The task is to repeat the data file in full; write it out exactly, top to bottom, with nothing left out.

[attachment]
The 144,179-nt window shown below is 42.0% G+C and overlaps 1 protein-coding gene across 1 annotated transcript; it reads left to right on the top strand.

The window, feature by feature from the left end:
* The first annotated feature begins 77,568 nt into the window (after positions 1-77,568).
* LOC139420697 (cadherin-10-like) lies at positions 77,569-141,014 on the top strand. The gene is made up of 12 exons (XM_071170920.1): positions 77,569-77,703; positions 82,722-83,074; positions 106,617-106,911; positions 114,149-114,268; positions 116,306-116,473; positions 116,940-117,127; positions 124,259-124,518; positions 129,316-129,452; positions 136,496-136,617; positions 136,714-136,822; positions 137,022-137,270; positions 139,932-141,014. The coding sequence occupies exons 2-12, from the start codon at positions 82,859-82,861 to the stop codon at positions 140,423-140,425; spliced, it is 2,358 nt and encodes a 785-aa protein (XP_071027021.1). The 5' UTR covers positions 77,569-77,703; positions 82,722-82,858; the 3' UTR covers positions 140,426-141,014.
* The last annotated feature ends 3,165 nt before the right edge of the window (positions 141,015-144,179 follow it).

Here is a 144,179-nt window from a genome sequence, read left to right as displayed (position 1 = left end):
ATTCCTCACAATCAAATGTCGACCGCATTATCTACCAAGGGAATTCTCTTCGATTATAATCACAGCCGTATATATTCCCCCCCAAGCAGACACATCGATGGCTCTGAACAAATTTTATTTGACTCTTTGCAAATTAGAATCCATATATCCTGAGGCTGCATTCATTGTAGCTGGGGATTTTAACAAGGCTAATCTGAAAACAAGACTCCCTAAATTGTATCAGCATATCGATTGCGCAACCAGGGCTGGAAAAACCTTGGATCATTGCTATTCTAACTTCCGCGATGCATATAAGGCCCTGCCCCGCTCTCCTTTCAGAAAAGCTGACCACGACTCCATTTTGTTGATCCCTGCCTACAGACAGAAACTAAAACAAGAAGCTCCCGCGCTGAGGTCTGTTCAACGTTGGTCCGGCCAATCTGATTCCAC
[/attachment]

The 144,179-nt window shown below is 42.0% G+C and overlaps 1 protein-coding gene across 1 annotated transcript; it reads left to right on the top strand.

The window, feature by feature from the left end:
* The first annotated feature begins 77,568 nt into the window (after positions 1-77,568).
* LOC139420697 (cadherin-10-like) lies at positions 77,569-141,014 on the top strand. The gene is made up of 12 exons (XM_071170920.1): positions 77,569-77,703; positions 82,722-83,074; positions 106,617-106,911; positions 114,149-114,268; positions 116,306-116,473; positions 116,940-117,127; positions 124,259-124,518; positions 129,316-129,452; positions 136,496-136,617; positions 136,714-136,822; positions 137,022-137,270; positions 139,932-141,014. The coding sequence occupies exons 2-12, from the start codon at positions 82,859-82,861 to the stop codon at positions 140,423-140,425; spliced, it is 2,358 nt and encodes a 785-aa protein (XP_071027021.1). The 5' UTR covers positions 77,569-77,703; positions 82,722-82,858; the 3' UTR covers positions 140,426-141,014.
* The last annotated feature ends 3,165 nt before the right edge of the window (positions 141,015-144,179 follow it).

Here is a 144,179-nt window from a genome sequence, read left to right as displayed (position 1 = left end):
ATTCCTCACAATCAAATGTCGACCGCATTATCTACCAAGGGAATTCTCTTCGATTATAATCACAGCCGTATATATTCCCCCCCAAGCAGACACATCGATGGCTCTGAACAAATTTTATTTGACTCTTTGCAAATTAGAATCCATATATCCTGAGGCTGCATTCATTGTAGCTGGGGATTTTAACAAGGCTAATCTGAAAACAAGACTCCCTAAATTGTATCAGCATATCGATTGCGCAACCAGGGCTGGAAAAACCTTGGATCATTGCTATTCTAACTTCCGCGATGCATATAAGGCCCTGCCCCGCTCTCCTTTCAGAAAAGCTGACCACGACTCCATTTTGTTGATCCCTGCCTACAGACAGAAACTAAAACAAGAAGCTCCCGCGCTGAGGTCTGTTCAACGTTGGTCCGGCCAATCTGATTCCAC